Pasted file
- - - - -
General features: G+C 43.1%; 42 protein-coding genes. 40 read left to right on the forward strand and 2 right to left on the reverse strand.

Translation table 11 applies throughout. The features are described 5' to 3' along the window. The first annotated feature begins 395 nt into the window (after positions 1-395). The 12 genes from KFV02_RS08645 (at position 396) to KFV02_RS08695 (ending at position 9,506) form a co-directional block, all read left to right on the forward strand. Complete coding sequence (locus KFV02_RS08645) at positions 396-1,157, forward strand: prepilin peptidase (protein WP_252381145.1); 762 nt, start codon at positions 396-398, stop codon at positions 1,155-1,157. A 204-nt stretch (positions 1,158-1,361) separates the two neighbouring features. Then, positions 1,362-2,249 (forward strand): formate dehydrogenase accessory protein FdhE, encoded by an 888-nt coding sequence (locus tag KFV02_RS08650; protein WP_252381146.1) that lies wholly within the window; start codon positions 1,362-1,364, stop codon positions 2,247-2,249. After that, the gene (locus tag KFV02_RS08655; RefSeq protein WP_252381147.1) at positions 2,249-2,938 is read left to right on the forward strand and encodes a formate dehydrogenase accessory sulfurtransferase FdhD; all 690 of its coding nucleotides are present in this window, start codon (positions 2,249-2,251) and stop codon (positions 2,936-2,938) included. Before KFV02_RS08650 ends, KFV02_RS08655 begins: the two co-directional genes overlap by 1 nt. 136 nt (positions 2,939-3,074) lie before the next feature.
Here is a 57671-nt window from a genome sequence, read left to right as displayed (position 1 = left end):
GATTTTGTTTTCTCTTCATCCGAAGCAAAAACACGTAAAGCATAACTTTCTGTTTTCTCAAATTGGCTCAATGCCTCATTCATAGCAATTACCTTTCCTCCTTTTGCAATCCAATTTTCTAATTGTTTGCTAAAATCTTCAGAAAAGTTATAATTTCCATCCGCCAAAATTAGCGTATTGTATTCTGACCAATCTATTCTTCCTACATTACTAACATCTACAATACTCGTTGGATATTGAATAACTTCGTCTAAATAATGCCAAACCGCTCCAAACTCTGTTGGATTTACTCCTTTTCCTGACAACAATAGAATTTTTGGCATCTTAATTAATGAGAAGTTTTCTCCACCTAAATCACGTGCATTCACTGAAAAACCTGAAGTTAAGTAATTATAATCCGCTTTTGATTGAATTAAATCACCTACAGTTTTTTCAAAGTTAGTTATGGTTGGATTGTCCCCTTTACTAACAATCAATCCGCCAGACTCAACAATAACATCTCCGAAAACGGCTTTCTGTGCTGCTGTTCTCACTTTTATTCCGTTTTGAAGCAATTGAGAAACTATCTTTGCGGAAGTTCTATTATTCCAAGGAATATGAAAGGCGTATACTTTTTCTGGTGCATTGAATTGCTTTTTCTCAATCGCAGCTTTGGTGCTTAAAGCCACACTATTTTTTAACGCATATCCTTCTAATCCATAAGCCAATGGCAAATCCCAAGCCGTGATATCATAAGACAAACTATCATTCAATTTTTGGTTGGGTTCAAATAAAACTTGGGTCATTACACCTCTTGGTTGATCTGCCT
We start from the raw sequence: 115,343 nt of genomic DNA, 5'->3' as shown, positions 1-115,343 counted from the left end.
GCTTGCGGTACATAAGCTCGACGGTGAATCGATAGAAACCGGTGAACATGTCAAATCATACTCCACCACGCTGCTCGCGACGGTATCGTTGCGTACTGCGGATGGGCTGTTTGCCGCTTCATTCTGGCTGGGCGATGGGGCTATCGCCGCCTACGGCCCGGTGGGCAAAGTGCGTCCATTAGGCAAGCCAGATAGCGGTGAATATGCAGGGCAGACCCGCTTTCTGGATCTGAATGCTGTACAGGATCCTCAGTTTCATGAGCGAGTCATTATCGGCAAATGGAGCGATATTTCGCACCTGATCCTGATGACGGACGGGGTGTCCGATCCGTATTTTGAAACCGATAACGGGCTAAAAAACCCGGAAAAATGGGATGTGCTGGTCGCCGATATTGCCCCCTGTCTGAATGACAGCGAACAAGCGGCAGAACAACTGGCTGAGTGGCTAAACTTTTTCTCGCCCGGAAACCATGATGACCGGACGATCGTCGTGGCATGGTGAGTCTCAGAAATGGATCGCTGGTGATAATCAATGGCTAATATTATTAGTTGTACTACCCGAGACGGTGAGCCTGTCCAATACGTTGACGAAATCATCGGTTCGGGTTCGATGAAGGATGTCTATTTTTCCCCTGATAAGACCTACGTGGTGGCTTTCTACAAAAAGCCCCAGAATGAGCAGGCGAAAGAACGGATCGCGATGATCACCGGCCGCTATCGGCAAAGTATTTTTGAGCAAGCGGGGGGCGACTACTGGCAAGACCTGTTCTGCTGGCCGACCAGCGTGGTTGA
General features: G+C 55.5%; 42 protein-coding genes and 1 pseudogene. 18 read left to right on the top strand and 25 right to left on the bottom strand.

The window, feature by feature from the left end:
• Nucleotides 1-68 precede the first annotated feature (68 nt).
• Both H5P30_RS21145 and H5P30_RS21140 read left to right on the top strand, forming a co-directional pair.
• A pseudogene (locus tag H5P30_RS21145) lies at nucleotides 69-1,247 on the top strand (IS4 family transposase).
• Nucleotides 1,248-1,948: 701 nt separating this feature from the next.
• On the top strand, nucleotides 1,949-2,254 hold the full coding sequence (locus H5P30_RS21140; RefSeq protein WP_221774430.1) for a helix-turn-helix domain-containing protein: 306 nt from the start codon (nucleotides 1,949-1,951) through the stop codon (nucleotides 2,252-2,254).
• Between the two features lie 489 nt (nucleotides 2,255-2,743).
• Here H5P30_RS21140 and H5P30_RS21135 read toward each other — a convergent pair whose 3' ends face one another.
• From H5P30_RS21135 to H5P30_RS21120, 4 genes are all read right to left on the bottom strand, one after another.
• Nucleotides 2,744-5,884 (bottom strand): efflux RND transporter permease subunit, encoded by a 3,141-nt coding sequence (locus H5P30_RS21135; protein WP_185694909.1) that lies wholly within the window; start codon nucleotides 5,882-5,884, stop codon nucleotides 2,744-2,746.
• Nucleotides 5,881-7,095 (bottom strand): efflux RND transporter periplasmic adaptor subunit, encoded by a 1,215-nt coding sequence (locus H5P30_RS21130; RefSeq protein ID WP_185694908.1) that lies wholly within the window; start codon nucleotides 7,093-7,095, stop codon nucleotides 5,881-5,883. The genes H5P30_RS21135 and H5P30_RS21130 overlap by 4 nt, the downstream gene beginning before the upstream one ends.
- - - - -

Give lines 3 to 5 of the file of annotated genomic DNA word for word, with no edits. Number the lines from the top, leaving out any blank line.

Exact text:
Here is a 57671-nt window from a genome sequence, read left to right as displayed (position 1 = left end):
GATTTTGTTTTCTCTTCATCCGAAGCAAAAACACGTAAAGCATAACTTTCTGTTTTCTCAAATTGGCTCAATGCCTCATTCATAGCAATTACCTTTCCTCCTTTTGCAATCCAATTTTCTAATTGTTTGCTAAAATCTTCAGAAAAGTTATAATTTCCATCCGCCAAAATTAGCGTATTGTATTCTGACCAATCTATTCTTCCTACATTACTAACATCTACAATACTCGTTGGATATTGAATAACTTCGTCTAAATAATGCCAAACCGCTCCAAACTCTGTTGGATTTACTCCTTTTCCTGACAACAATAGAATTTTTGGCATCTTAATTAATGAGAAGTTTTCTCCACCTAAATCACGTGCATTCACTGAAAAACCTGAAGTTAAGTAATTATAATCCGCTTTTGATTGAATTAAATCACCTACAGTTTTTTCAAAGTTAGTTATGGTTGGATTGTCCCCTTTACTAACAATCAATCCGCCAGACTCAACAATAACATCTCCGAAAACGGCTTTCTGTGCTGCTGTTCTCACTTTTATTCCGTTTTGAAGCAATTGAGAAACTATCTTTGCGGAAGTTCTATTATTCCAAGGAATATGAAAGGCGTATACTTTTTCTGGTGCATTGAATTGCTTTTTCTCAATCGCAGCTTTGGTGCTTAAAGCCACACTATTTTTTAACGCATATCCTTCTAATCCATAAGCCAATGGCAAATCCCAAGCCGTGATATCATAAGACAAACTATCATTCAATTTTTGGTTGGGTTCAAATAAAACTTGGGTCATTACACCTCTTGGTTGATCTGCCT
We start from the raw sequence: 115,343 nt of genomic DNA, 5'->3' as shown, positions 1-115,343 counted from the left end.